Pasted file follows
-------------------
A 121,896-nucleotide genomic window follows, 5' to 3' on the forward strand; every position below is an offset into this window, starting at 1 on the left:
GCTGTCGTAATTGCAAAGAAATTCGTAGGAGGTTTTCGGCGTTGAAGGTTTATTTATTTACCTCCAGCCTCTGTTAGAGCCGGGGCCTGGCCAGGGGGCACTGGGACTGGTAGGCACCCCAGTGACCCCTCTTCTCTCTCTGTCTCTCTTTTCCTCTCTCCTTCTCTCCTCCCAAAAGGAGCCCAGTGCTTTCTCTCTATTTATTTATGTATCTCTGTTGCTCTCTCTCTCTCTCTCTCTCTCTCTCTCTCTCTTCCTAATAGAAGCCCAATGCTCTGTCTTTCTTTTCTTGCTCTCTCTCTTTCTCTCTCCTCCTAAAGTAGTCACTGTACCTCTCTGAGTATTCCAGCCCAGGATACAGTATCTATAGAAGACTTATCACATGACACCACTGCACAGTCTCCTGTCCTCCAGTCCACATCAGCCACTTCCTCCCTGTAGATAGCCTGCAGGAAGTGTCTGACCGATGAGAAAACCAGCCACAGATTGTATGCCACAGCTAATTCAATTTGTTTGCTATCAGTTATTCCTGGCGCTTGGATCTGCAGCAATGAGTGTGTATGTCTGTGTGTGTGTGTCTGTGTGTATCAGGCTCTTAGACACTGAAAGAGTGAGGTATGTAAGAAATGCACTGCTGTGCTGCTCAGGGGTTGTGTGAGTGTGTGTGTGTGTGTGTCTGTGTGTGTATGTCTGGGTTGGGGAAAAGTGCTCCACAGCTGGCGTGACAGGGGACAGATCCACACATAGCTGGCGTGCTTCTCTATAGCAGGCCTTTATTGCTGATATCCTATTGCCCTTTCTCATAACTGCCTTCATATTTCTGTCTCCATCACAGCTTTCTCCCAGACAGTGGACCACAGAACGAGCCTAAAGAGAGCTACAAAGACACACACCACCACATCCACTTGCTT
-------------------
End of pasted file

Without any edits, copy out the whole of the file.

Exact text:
A 121,896-nucleotide genomic window follows, 5' to 3' on the forward strand; every position below is an offset into this window, starting at 1 on the left:
GCTGTCGTAATTGCAAAGAAATTCGTAGGAGGTTTTCGGCGTTGAAGGTTTATTTATTTACCTCCAGCCTCTGTTAGAGCCGGGGCCTGGCCAGGGGGCACTGGGACTGGTAGGCACCCCAGTGACCCCTCTTCTCTCTCTGTCTCTCTTTTCCTCTCTCCTTCTCTCCTCCCAAAAGGAGCCCAGTGCTTTCTCTCTATTTATTTATGTATCTCTGTTGCTCTCTCTCTCTCTCTCTCTCTCTCTCTCTCTCTTCCTAATAGAAGCCCAATGCTCTGTCTTTCTTTTCTTGCTCTCTCTCTTTCTCTCTCCTCCTAAAGTAGTCACTGTACCTCTCTGAGTATTCCAGCCCAGGATACAGTATCTATAGAAGACTTATCACATGACACCACTGCACAGTCTCCTGTCCTCCAGTCCACATCAGCCACTTCCTCCCTGTAGATAGCCTGCAGGAAGTGTCTGACCGATGAGAAAACCAGCCACAGATTGTATGCCACAGCTAATTCAATTTGTTTGCTATCAGTTATTCCTGGCGCTTGGATCTGCAGCAATGAGTGTGTATGTCTGTGTGTGTGTGTCTGTGTGTATCAGGCTCTTAGACACTGAAAGAGTGAGGTATGTAAGAAATGCACTGCTGTGCTGCTCAGGGGTTGTGTGAGTGTGTGTGTGTGTGTGTCTGTGTGTGTATGTCTGGGTTGGGGAAAAGTGCTCCACAGCTGGCGTGACAGGGGACAGATCCACACATAGCTGGCGTGCTTCTCTATAGCAGGCCTTTATTGCTGATATCCTATTGCCCTTTCTCATAACTGCCTTCATATTTCTGTCTCCATCACAGCTTTCTCCCAGACAGTGGACCACAGAACGAGCCTAAAGAGAGCTACAAAGACACACACCACCACATCCACTTGCTT